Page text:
Beyond Beginner Wicca. Anubis. Anubis (/əˈnuːbəs/ or /əˈnjuːbəs/; Ancient Greek: Ἄνουβις) is the Greek name for a jackal-headed god associated with mummification and the afterlife in ancient Egyptian religion.
According to the Akkadian transcription in the Amarna letters, Anubis' name was vocalized in Egyptian as Anapa. The oldest known mention of Anubis is in the Old Kingdom pyramid texts, where he is associated with the burial of the pharaoh. At this time, Anubis was the most important god of the dead but he was replaced during the Middle Kingdom by Osiris. He takes names in connection with his funerary role, such as He who is upon his mountain, which underscores his importance as a protector of the deceased and their tombs, and the title He who is in the place of embalming, associating him with the process of mummification. Like many ancient Egyptian deities, Anubis assumes different roles in various contexts.
Portrayal Embalmer Perceptions outside Egypt Anput. Anput is a goddess in ancient Egyptian religion.
Her name is also rendered Input, Inpewt and Yineput. Her name is written in hieroglyphs as inpwt. Mythology References Kebechet. In Egyptian mythology, Kebechet (spelt in hieroglyphs as Qeb-Hwt, and also transliterated as Khebhut, Kebehut, Qébéhout, and Kabehchet) is a goddess, a deification of embalming liquid.
Her name means cooling water. Myths Kebechet is a daughter of Anubis. Kebechet was thought to give water to the spirits of the dead while they waited for the mummification process to be complete. She was probably related to mummification where she would fortify the body against corruption, so it would stay fresh for reanimation by the deceased's ka. Kebechet was depicted as a snake.
Godchecker.com - Your Guide To The Gods. Mythology with a twist! Gaia Consort - Music for the Freethinking Mystic in all of us! This music is meant to be shared - we hope that when you download the complete MP3s, you share them with your friends, and we also hope you can support us by buying cd or two along the way.
We're trying to strike a balance between helping people to share the music and keeping the business side of the music viable enough to make it pay for itself. We're not even remotely associated with the major labels, and in fact, want nothing of them. When you buy a CD from us, chances are pretty sure that Chris B. will stuff the disc in the envelope. Enjoy this music with our blessing! We put the lyrics to the songs up here to help folks who want to sing along, learn the tunes, explore the ideas.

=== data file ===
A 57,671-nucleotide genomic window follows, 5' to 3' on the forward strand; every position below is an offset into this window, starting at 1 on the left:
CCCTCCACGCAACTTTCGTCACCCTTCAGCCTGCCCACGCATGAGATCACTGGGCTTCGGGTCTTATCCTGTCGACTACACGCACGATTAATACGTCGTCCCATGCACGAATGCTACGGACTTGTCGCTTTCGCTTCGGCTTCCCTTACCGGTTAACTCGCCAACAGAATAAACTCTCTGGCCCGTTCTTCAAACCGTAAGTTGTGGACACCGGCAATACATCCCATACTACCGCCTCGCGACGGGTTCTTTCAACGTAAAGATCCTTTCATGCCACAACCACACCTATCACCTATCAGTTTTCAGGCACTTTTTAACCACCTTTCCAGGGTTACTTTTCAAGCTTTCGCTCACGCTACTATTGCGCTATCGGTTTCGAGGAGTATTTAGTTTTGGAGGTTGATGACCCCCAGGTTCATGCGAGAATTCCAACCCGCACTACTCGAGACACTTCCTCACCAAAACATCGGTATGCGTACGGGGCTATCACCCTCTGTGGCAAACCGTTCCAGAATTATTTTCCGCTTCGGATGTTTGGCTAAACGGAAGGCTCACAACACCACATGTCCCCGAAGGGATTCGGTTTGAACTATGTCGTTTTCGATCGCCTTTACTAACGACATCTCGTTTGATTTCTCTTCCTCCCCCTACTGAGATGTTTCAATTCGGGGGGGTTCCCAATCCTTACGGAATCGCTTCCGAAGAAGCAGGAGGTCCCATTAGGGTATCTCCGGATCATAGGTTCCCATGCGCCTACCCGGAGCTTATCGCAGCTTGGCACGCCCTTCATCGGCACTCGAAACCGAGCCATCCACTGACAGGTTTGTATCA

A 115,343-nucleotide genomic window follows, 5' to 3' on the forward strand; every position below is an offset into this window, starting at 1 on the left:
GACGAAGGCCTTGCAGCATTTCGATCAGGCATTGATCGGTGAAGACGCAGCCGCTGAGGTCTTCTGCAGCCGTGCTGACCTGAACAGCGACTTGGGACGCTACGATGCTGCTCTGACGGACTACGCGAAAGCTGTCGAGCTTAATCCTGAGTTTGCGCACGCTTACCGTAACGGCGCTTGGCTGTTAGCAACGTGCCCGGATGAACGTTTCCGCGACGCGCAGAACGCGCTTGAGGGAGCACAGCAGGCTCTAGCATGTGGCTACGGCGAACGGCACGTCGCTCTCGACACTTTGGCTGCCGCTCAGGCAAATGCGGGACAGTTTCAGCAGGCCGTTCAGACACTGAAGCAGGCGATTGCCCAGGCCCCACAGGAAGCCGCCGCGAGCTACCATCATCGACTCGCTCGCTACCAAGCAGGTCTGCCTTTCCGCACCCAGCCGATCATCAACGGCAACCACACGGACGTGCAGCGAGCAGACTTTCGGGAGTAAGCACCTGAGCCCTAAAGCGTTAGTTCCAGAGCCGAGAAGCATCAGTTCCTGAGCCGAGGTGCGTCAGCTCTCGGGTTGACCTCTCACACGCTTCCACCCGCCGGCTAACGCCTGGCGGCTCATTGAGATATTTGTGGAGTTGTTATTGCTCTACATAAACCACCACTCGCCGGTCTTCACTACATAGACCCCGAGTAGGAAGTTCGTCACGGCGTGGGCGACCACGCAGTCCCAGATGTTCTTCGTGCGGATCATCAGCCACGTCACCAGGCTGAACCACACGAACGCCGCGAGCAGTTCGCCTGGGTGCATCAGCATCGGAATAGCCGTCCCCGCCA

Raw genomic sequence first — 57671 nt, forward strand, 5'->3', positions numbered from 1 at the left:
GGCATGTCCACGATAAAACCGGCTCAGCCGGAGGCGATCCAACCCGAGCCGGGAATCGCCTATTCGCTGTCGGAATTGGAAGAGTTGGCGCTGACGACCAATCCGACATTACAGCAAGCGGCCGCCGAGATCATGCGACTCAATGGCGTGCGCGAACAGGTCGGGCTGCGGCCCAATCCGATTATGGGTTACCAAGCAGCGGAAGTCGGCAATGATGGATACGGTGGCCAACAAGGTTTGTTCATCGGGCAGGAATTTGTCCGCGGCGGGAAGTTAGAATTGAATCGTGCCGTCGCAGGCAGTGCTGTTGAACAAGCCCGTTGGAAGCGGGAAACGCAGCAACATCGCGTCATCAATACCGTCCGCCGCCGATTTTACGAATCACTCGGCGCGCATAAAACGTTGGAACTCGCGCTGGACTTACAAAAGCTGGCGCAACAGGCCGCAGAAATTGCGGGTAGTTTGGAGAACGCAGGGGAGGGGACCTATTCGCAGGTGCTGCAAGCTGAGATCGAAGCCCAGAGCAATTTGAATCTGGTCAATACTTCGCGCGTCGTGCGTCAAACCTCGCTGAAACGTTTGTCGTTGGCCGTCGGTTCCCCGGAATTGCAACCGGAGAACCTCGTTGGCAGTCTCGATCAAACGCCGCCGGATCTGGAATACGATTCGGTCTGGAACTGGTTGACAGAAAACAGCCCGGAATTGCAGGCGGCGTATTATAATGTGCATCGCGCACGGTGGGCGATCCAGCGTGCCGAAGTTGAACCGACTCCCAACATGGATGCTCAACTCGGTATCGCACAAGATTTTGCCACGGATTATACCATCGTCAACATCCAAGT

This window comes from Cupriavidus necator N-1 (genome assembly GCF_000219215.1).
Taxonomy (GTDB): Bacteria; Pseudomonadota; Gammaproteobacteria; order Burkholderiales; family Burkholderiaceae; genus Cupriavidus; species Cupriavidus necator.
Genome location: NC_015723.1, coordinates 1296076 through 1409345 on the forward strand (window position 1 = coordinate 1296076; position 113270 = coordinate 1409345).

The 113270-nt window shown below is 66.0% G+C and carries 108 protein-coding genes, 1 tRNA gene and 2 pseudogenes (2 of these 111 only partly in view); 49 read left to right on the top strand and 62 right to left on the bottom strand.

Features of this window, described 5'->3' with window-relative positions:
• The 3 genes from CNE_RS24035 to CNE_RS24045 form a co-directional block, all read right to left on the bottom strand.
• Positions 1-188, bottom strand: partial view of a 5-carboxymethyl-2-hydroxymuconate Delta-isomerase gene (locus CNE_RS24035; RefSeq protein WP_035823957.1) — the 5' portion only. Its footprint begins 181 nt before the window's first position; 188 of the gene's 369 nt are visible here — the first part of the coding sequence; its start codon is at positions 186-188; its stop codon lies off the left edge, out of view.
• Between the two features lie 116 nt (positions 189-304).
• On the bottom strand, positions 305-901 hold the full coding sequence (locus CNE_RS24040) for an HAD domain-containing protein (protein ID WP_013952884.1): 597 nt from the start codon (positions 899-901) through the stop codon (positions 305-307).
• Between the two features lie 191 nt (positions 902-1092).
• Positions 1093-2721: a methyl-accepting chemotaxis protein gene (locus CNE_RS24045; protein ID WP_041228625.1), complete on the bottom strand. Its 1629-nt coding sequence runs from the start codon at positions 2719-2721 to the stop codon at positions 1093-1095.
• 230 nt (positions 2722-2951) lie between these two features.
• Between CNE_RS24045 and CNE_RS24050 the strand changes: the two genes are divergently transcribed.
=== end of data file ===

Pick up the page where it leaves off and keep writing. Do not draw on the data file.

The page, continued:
Books. Self blessing spell. The Inner Sanctum of Wicca and Witchcraft. Faerieworlds Summer Celebration 2011. The Sabbats - Beltane. The Sabbats Sabbats in History and Mythology / Samhain (October 31st) / Yule (December 21st) / Imbolc (February 2nd) / Ostara (March 21st) / Beltane (April 30th) / Litha (June 21st) / Lughnasadh (August 1st) / Mabon (September 21st) Written and compiled by George Knowles Beltane The Beltane festival is one of the greater Sabbats of the Witches annual calendar and today is normally celebrated on the 30th of April (May Eve).
Beltane also marks the midpoint of the Sun’s progress between the vernal equinox and the Summer Solstice. Beltane is also known as “Roodmas” or “Walpurgis Night”, and symbolizes the start of Spring, one of the most important festivals of the Wiccan year. This is the time of year when crops begin to grow, when animals bear their young, and when people came out of houses after being cooped up during the long dark months of winter. Szél megkötése - Annwn. Main Page. Pagan Myths Debunked: Where Did You Think That Pointy Hat Came From, Anyway. By Lilith Veritas It's never been easy to be a pagan in a world where differences are feared and minorities are persecuted. It's made even tougher by how little nonpagans usually know about the realities of our lifestyle and beliefs.
How many times have you had to explain that Satanism is not Wicca, or that Wiccans are not the only pagans? Most nonpagans get their information about Wicca, neo-paganism and other Craft-related beliefs from the mass media, which has faithfully clung to stereotypes and painted a sensationalistic picture of pagans, just like they do about everything else. TV shows like and have contributed much to making paganism seem less frightening and more acceptable to the mainstream, but they've also continued to support misinformation and superstitions that have plagued pagans throughout modern times. And prejudice, and acknowledging our own history is the only way to move forward to a (hopefully) enlightened future. Some other sources: , by Rosemary Ellen Guiley.